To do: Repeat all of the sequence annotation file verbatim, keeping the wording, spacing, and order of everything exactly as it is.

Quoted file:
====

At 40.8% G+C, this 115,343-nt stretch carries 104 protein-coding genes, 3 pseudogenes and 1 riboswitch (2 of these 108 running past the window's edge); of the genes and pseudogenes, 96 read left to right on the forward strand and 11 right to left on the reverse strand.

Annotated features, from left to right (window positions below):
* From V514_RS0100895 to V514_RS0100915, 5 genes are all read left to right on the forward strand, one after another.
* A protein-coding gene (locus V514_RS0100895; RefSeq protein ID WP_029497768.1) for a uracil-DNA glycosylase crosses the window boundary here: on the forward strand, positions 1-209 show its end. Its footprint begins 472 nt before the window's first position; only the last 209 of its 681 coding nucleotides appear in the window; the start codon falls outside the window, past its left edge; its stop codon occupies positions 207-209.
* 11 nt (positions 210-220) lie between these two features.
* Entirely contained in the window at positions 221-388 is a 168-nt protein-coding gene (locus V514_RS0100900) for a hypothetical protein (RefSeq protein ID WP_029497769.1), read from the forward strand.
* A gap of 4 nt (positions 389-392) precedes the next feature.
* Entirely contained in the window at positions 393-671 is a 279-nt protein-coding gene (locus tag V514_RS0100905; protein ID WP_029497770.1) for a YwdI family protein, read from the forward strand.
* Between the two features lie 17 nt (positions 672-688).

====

At 40.8% G+C, this 115,343-nt stretch carries 104 protein-coding genes, 3 pseudogenes and 1 riboswitch (2 of these 108 running past the window's edge); of the genes and pseudogenes, 96 read left to right on the forward strand and 11 right to left on the reverse strand.

Annotated features, from left to right (window positions below):
* From V514_RS0100895 to V514_RS0100915, 5 genes are all read left to right on the forward strand, one after another.
* A protein-coding gene (locus V514_RS0100895; RefSeq protein ID WP_029497768.1) for a uracil-DNA glycosylase crosses the window boundary here: on the forward strand, positions 1-209 show its end. Its footprint begins 472 nt before the window's first position; only the last 209 of its 681 coding nucleotides appear in the window; the start codon falls outside the window, past its left edge; its stop codon occupies positions 207-209.
* 11 nt (positions 210-220) lie between these two features.
* Entirely contained in the window at positions 221-388 is a 168-nt protein-coding gene (locus V514_RS0100900) for a hypothetical protein (RefSeq protein ID WP_029497769.1), read from the forward strand.
* A gap of 4 nt (positions 389-392) precedes the next feature.
* Entirely contained in the window at positions 393-671 is a 279-nt protein-coding gene (locus tag V514_RS0100905; protein ID WP_029497770.1) for a YwdI family protein, read from the forward strand.
* Between the two features lie 17 nt (positions 672-688).